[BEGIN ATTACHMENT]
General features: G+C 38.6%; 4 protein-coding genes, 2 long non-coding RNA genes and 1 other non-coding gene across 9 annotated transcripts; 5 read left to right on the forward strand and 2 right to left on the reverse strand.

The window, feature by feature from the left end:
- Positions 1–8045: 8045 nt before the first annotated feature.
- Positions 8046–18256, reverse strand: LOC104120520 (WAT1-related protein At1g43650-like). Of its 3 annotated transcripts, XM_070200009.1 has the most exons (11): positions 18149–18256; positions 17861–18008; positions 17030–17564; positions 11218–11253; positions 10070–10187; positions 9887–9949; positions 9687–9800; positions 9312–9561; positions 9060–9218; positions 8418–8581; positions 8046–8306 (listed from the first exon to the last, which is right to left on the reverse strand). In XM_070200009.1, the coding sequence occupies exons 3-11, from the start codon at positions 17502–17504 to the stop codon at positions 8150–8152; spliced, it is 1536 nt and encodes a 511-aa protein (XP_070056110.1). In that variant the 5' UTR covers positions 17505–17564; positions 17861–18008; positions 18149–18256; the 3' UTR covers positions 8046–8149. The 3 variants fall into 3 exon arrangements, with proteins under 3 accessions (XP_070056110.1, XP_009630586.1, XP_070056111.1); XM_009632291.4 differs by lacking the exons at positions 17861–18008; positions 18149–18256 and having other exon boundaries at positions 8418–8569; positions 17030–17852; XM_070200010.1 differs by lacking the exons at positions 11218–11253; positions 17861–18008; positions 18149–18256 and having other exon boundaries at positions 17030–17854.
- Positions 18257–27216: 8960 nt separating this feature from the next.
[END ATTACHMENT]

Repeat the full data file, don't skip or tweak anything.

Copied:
General features: G+C 38.6%; 4 protein-coding genes, 2 long non-coding RNA genes and 1 other non-coding gene across 9 annotated transcripts; 5 read left to right on the forward strand and 2 right to left on the reverse strand.

The window, feature by feature from the left end:
- Positions 1–8045: 8045 nt before the first annotated feature.
- Positions 8046–18256, reverse strand: LOC104120520 (WAT1-related protein At1g43650-like). Of its 3 annotated transcripts, XM_070200009.1 has the most exons (11): positions 18149–18256; positions 17861–18008; positions 17030–17564; positions 11218–11253; positions 10070–10187; positions 9887–9949; positions 9687–9800; positions 9312–9561; positions 9060–9218; positions 8418–8581; positions 8046–8306 (listed from the first exon to the last, which is right to left on the reverse strand). In XM_070200009.1, the coding sequence occupies exons 3-11, from the start codon at positions 17502–17504 to the stop codon at positions 8150–8152; spliced, it is 1536 nt and encodes a 511-aa protein (XP_070056110.1). In that variant the 5' UTR covers positions 17505–17564; positions 17861–18008; positions 18149–18256; the 3' UTR covers positions 8046–8149. The 3 variants fall into 3 exon arrangements, with proteins under 3 accessions (XP_070056110.1, XP_009630586.1, XP_070056111.1); XM_009632291.4 differs by lacking the exons at positions 17861–18008; positions 18149–18256 and having other exon boundaries at positions 8418–8569; positions 17030–17852; XM_070200010.1 differs by lacking the exons at positions 11218–11253; positions 17861–18008; positions 18149–18256 and having other exon boundaries at positions 17030–17854.
- Positions 18257–27216: 8960 nt separating this feature from the next.